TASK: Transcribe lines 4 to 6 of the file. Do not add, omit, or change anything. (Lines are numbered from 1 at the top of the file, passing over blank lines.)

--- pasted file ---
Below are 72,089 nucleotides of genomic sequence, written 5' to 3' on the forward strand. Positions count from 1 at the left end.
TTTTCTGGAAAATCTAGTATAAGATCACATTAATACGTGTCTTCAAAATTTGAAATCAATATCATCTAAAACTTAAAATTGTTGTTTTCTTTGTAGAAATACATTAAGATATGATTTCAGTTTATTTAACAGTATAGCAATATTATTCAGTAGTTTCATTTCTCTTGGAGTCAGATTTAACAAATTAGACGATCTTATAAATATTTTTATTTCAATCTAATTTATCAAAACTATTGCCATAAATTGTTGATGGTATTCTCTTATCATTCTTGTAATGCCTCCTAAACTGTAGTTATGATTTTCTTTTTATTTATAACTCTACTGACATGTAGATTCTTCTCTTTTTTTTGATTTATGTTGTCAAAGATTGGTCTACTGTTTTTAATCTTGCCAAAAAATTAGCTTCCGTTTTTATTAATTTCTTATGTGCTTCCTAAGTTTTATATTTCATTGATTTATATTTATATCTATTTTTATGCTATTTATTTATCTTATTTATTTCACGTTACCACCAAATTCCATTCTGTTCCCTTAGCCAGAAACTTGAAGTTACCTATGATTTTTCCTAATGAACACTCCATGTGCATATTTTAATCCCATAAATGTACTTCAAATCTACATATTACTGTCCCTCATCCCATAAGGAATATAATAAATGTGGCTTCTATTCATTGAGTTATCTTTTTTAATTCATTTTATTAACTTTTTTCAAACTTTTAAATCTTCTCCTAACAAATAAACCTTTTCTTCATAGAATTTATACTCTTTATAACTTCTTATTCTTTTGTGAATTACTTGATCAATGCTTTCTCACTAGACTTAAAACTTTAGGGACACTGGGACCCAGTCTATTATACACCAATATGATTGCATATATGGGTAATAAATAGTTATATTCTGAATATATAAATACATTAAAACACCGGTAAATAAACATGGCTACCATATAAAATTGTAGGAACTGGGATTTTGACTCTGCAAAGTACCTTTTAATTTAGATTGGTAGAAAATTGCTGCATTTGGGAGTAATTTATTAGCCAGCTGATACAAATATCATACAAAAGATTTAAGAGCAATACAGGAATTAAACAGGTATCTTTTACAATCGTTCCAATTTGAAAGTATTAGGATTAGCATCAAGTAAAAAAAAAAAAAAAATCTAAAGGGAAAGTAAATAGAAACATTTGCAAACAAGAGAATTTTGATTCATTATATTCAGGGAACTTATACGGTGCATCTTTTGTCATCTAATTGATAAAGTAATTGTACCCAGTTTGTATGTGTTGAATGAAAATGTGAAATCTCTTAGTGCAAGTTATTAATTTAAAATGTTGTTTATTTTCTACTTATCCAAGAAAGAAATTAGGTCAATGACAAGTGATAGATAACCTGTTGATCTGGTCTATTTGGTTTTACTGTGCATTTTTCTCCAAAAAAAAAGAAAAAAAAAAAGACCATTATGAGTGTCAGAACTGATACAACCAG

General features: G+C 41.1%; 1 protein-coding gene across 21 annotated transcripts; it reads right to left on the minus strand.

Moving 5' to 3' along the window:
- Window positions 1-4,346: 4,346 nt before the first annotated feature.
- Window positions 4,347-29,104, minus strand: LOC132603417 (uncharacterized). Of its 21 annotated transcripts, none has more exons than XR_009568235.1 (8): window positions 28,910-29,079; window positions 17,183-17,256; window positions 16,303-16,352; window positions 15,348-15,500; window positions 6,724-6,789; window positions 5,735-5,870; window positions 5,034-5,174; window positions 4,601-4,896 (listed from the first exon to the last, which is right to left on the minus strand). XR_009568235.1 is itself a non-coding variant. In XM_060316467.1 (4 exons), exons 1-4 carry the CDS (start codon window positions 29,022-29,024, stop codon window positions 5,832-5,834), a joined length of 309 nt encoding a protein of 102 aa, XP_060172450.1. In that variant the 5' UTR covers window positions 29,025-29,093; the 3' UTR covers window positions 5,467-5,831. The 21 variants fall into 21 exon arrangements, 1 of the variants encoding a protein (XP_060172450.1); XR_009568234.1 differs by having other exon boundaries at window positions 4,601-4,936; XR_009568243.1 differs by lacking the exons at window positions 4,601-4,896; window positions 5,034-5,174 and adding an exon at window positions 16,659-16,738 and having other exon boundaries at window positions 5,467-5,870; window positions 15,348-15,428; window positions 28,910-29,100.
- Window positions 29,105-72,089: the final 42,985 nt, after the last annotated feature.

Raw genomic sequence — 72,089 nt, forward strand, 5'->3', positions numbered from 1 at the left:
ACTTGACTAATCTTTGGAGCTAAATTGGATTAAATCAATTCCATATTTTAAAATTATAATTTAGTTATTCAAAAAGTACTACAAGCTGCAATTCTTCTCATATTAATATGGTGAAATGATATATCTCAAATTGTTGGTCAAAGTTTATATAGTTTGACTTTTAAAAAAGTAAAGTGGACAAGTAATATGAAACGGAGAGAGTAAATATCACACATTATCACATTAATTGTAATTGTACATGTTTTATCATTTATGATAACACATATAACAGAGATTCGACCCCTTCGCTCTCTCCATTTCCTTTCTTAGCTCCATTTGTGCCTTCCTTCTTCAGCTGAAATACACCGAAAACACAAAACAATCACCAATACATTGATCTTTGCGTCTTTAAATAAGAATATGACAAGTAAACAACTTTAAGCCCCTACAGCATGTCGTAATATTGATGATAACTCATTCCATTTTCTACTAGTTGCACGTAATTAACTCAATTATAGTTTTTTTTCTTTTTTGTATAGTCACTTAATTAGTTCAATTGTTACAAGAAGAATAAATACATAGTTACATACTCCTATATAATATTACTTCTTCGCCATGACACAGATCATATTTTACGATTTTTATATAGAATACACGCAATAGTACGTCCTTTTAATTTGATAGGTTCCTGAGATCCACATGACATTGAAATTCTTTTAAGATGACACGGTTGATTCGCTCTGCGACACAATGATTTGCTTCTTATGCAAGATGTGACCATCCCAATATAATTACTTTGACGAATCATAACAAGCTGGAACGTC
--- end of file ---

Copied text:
Moving 5' to 3' along the window:
- Window positions 1-4,346: 4,346 nt before the first annotated feature.
- Window positions 4,347-29,104, minus strand: LOC132603417 (uncharacterized). Of its 21 annotated transcripts, none has more exons than XR_009568235.1 (8): window positions 28,910-29,079; window positions 17,183-17,256; window positions 16,303-16,352; window positions 15,348-15,500; window positions 6,724-6,789; window positions 5,735-5,870; window positions 5,034-5,174; window positions 4,601-4,896 (listed from the first exon to the last, which is right to left on the minus strand). XR_009568235.1 is itself a non-coding variant. In XM_060316467.1 (4 exons), exons 1-4 carry the CDS (start codon window positions 29,022-29,024, stop codon window positions 5,832-5,834), a joined length of 309 nt encoding a protein of 102 aa, XP_060172450.1. In that variant the 5' UTR covers window positions 29,025-29,093; the 3' UTR covers window positions 5,467-5,831. The 21 variants fall into 21 exon arrangements, 1 of the variants encoding a protein (XP_060172450.1); XR_009568234.1 differs by having other exon boundaries at window positions 4,601-4,936; XR_009568243.1 differs by lacking the exons at window positions 4,601-4,896; window positions 5,034-5,174 and adding an exon at window positions 16,659-16,738 and having other exon boundaries at window positions 5,467-5,870; window positions 15,348-15,428; window positions 28,910-29,100.